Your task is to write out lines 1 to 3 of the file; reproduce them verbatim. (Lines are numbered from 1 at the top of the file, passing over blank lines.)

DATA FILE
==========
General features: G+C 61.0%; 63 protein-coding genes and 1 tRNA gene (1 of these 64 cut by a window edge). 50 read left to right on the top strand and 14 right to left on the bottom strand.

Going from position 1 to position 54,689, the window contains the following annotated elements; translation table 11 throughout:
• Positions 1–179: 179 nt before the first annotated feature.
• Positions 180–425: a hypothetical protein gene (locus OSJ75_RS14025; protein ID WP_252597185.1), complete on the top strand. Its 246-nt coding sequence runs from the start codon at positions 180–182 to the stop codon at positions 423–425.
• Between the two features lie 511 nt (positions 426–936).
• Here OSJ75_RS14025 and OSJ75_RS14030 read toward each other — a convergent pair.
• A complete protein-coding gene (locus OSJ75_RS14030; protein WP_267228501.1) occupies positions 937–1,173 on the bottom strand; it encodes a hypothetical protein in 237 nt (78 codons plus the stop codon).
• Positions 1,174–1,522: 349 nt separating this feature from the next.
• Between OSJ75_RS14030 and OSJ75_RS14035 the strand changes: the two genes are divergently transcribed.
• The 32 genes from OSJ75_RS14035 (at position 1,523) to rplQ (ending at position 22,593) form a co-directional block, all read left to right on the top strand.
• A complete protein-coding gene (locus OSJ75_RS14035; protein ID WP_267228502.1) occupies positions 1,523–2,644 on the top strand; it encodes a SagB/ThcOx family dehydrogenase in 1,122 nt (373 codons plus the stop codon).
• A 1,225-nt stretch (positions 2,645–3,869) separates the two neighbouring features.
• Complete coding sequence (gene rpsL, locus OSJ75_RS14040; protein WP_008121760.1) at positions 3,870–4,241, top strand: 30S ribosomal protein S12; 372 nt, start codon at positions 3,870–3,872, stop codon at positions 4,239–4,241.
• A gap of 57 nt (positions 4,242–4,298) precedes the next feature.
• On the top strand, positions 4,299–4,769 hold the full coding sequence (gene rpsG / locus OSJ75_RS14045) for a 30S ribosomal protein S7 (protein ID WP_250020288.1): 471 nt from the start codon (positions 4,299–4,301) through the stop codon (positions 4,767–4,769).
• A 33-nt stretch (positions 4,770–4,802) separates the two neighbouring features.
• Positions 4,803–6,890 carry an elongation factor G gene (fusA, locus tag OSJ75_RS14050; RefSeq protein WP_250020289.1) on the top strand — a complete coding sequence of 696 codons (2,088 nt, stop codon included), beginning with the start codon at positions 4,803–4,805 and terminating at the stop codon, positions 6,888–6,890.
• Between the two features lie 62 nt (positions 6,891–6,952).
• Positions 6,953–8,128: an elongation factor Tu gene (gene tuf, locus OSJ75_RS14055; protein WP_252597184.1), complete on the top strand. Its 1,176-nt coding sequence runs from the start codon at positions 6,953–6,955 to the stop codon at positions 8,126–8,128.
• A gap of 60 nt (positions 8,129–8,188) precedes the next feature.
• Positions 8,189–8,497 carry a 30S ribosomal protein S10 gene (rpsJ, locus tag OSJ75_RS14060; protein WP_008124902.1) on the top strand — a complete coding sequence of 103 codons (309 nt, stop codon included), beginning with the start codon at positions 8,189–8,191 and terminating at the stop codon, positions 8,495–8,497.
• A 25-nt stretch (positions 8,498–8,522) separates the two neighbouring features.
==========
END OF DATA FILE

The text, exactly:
General features: G+C 61.0%; 63 protein-coding genes and 1 tRNA gene (1 of these 64 cut by a window edge). 50 read left to right on the top strand and 14 right to left on the bottom strand.

Going from position 1 to position 54,689, the window contains the following annotated elements; translation table 11 throughout:
• Positions 1–179: 179 nt before the first annotated feature.